This might seem like an obvious point, but we’re constantly surprised by how few freelance creatives really investigate the competition. In other areas of business, people do it constantly, sometimes to the point of obsession!
4. Get a coach or mentor
The best way to get better at anything is to get an expert to guide you. If you want to improve your piano playing, you would hire a piano tutor. If you want to improve your golf, paying for an hour’s guidance with a professional will raise your game like nothing else. And in freelancing, too, guidance from those who’ve been there, done that, can be utterly invaluable.
We’ve found a surprising number of top-level creatives willing to mentor others, so check out those you admire the most and send them an email, simply saying, ‘I’d love you to be my mentor’. The worst they can say is no.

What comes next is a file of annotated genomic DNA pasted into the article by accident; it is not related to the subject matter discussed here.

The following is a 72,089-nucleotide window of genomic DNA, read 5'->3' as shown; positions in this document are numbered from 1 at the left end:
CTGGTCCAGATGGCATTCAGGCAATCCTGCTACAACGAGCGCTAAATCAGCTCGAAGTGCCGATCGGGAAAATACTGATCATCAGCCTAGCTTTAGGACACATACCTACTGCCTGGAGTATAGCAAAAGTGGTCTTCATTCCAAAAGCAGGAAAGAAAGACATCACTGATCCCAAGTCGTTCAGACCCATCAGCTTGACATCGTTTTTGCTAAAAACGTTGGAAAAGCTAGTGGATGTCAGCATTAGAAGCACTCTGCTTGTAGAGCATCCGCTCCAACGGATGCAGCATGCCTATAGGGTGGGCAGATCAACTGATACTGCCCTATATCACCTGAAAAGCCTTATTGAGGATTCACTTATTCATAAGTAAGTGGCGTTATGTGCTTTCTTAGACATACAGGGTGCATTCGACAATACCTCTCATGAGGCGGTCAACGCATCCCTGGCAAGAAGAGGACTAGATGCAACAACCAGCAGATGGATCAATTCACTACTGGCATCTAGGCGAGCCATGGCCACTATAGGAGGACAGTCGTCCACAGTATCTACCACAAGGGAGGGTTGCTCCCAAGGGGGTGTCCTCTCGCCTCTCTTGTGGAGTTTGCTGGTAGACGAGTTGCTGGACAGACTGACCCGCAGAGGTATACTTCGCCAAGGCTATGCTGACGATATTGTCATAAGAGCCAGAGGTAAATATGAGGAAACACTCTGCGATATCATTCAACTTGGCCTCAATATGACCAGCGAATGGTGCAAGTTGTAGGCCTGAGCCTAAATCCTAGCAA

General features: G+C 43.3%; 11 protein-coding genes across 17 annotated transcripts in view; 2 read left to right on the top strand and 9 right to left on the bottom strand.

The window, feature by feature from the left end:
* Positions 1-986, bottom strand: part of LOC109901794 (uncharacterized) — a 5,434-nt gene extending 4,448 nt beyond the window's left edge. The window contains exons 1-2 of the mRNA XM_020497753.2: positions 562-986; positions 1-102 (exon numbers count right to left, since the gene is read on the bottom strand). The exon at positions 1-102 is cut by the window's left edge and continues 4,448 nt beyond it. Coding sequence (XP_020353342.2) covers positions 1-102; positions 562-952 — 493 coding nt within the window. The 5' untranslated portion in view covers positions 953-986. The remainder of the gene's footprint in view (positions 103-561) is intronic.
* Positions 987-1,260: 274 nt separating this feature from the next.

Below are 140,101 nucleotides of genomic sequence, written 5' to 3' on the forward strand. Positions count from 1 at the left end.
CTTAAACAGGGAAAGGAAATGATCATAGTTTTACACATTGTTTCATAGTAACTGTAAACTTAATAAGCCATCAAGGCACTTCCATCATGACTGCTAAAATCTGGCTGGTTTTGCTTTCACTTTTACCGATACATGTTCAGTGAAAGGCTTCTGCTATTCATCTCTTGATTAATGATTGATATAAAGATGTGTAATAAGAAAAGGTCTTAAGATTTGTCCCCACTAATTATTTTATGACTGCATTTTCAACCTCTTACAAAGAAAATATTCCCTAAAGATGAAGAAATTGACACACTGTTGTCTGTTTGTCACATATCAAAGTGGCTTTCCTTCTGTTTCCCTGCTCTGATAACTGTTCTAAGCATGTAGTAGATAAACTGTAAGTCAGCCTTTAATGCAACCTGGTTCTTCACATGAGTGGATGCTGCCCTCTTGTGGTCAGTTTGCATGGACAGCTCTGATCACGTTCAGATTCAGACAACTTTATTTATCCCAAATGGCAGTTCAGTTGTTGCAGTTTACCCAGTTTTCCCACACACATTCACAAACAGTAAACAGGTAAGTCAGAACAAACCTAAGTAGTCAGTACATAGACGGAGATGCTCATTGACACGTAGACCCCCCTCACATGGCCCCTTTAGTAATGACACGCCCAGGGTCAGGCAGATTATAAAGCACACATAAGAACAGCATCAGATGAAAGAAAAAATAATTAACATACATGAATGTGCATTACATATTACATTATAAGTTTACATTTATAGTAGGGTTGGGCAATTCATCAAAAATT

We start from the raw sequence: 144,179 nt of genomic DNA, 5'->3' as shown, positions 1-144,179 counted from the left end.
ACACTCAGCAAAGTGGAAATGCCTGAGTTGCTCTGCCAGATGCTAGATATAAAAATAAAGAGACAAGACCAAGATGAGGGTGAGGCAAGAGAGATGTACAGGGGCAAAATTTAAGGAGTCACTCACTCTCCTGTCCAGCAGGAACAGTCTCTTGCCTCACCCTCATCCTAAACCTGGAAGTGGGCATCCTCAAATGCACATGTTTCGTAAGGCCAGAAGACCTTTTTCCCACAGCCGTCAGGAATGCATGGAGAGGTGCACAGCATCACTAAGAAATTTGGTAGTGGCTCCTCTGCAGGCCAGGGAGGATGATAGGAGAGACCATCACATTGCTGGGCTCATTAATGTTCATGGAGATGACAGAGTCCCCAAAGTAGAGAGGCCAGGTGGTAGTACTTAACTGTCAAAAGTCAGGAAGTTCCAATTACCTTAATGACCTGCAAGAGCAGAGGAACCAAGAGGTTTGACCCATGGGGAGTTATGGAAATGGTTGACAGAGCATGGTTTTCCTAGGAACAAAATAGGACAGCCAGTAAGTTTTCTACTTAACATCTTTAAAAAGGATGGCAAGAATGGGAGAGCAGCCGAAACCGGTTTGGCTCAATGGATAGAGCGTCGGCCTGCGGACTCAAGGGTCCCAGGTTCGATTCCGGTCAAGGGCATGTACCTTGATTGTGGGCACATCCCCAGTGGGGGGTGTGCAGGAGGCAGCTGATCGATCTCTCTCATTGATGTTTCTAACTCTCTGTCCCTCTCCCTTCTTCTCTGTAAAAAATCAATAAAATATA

Meanwhile, if it’s more business advice or life coaching you’re after, you’ll have to pay, but it’ll usually more than pay for itself in the long term. So stop moaning about work with your partner, family or housemates, and hire a professional who’s better placed to guide you in business.
5. Be prepared to walk away
Ultimately, all of this comes down to sticking to your guns.
We creatives are natural people-pleasers, so doing this in practice can be tough. But really, it’s not that hard. Just stand firm. Remember, you’re in charge of your business, not the client. And be prepared to negotiate and walk away if things don’t work out.
In other words, you need to set boundaries; otherwise, clients will walk over you – sometimes without even realising they’re doing so.
Instead, control the conversation, decide in advance of negotiations what you actually want out of them, and focus on the end goal. That way, you’ll soon have a creative freelance business that compensates you properly, fulfils you creatively, and provides the kind of work-life balance you need.